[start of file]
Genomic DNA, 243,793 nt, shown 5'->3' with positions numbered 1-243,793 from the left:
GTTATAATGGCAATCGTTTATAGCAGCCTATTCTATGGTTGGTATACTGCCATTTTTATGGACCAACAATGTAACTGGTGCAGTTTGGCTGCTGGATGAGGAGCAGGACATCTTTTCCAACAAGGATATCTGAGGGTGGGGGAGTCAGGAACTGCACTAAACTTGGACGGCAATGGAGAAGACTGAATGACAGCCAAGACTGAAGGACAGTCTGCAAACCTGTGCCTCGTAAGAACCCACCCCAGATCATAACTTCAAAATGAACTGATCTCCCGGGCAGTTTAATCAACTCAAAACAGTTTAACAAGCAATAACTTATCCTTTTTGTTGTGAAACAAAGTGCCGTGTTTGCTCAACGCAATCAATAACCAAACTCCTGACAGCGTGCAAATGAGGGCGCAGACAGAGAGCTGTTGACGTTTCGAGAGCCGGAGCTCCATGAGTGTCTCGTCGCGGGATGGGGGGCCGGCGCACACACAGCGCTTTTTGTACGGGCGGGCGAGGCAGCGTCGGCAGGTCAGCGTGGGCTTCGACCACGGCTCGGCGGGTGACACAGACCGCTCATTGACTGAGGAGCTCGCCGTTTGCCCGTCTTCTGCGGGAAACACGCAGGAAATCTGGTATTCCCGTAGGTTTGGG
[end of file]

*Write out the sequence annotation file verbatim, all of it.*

Genomic DNA, 243,793 nt, shown 5'->3' with positions numbered 1-243,793 from the left:
GTTATAATGGCAATCGTTTATAGCAGCCTATTCTATGGTTGGTATACTGCCATTTTTATGGACCAACAATGTAACTGGTGCAGTTTGGCTGCTGGATGAGGAGCAGGACATCTTTTCCAACAAGGATATCTGAGGGTGGGGGAGTCAGGAACTGCACTAAACTTGGACGGCAATGGAGAAGACTGAATGACAGCCAAGACTGAAGGACAGTCTGCAAACCTGTGCCTCGTAAGAACCCACCCCAGATCATAACTTCAAAATGAACTGATCTCCCGGGCAGTTTAATCAACTCAAAACAGTTTAACAAGCAATAACTTATCCTTTTTGTTGTGAAACAAAGTGCCGTGTTTGCTCAACGCAATCAATAACCAAACTCCTGACAGCGTGCAAATGAGGGCGCAGACAGAGAGCTGTTGACGTTTCGAGAGCCGGAGCTCCATGAGTGTCTCGTCGCGGGATGGGGGGCCGGCGCACACACAGCGCTTTTTGTACGGGCGGGCGAGGCAGCGTCGGCAGGTCAGCGTGGGCTTCGACCACGGCTCGGCGGGTGACACAGACCGCTCATTGACTGAGGAGCTCGCCGTTTGCCCGTCTTCTGCGGGAAACACGCAGGAAATCTGGTATTCCCGTAGGTTTGGG